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High-fructose corn syrup consumption drops

Published Jan. 23, 2013

WASHINGTON — Consumption of high-fructose corn syrup, used to sweeten products from Coca-Cola to Heinz ketchup and linked to obesity, is falling in the United States as health-conscious consumers drink less soda.

The amount of corn devoted to the sweetener this year will fall to its lowest level since 1997, according to a Jan. 15 projection by the U.S. Department of Agriculture.

"A lot of attention has been paid to obesity, and that's hurt high-fructose corn syrup," said Marion Nestle, a public-health and nutrition expert at New York University. "Now, if only people weren't making up for it by eating more sugar."

For decades, corn syrup benefited from the relatively low cost of corn compared with sugar. A tripling of corn costs since 2004 has lessened that advantage, while consumer obesity concerns and negative publicity have also reduced demand, said Lauren Bandy, an ingredients analyst with Euromonitor International in London.

Americans consumed an average of 131 calories of the corn sweetener each day in 2011, down 16 percent since 2007, according to the most recent USDA data. Meanwhile, consumption of sugar, also blamed for weight gain, rose 8.8 percent to 185 calories daily, the data show.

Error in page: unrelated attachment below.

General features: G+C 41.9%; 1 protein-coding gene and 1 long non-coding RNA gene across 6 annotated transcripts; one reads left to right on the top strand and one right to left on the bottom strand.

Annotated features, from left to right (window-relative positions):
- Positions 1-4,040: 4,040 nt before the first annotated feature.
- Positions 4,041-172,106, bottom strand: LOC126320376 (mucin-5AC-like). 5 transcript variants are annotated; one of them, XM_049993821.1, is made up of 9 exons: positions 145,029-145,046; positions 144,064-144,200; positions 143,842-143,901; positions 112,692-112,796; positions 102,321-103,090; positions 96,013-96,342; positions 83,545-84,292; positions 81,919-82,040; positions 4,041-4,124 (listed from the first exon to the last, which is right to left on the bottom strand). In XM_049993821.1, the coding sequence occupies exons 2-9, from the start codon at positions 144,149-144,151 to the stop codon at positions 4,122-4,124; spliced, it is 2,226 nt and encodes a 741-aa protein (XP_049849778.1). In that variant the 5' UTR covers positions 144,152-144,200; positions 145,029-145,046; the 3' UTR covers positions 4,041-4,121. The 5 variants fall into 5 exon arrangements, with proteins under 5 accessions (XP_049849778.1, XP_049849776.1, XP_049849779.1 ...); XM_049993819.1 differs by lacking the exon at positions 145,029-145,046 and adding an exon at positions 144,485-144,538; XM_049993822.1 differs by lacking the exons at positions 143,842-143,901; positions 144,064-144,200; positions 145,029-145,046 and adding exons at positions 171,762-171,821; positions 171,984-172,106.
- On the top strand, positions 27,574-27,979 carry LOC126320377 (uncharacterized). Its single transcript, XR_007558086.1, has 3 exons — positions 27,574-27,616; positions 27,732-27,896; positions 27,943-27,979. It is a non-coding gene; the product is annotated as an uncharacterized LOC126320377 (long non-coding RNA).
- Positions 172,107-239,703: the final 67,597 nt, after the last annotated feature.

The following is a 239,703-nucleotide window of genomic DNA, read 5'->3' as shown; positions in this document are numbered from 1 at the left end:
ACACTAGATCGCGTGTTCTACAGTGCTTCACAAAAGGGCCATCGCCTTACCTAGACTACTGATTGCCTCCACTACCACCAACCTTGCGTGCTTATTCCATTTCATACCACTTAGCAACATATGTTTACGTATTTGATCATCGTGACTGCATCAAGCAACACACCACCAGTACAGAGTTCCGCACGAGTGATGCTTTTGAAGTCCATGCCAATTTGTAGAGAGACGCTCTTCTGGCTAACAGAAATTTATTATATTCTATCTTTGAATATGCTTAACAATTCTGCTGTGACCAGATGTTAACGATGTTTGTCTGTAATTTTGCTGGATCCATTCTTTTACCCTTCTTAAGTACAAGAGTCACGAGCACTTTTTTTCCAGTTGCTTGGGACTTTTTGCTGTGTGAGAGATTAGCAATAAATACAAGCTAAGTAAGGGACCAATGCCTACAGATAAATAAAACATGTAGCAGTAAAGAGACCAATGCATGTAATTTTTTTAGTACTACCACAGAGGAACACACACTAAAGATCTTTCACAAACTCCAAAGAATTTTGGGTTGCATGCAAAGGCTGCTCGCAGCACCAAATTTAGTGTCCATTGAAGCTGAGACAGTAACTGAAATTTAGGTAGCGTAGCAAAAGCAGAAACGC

Even with the increase in sugar use, total U.S. sweetener production remains down 14 percent from a 1999 peak, according to the USDA.

"We're seeing a real decline, and that people aren't just switching to sugar," said Michael Jacobson, executive director of the Center for Science in the Public Interest in Washington. "People consume way too much of both."

He attributes the decline to public-health campaigns.

Concerns that obesity is rising have spurred anti-sweetener measures, including proposals in 30 states to levy soda taxes on the $74 billion U.S. soft drink industry. Last September, New York City's Board of Health voted to restrict sales of sugary soft drinks to no more than 16 ounces a cup in restaurants, movie theaters and stadiums, acting on a proposal by Mayor Michael Bloomberg.

Soft drinks are the major driver of high-fructose corn syrup use. Consumption, which peaked in 1998 at 54 gallons a person, plummeted 21 percent by 2011, as Americans drank more juice, tea and bottled water, according to Beverage Digest.

Ties to obesity are scaring some consumers away even as trade groups for corn syrup and sugar battle each other in court over allegedly false statements about each other's products, said Nestle, the New York University nutritionist.

"It's laughable, seeing them fighting one another when they're both awful," Nestle said.

Fructose may contribute to weight gain and obesity because of the way it affects brain regions that control appetite, Yale University researchers found in a study published in the Journal of the American Medical Association this month.

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The Food and Drug Administration has classified high-fructose corn syrup, a blend of fructose and glucose, as safe. It declined to call it "corn sugar," as requested by the Corn Refiners Association.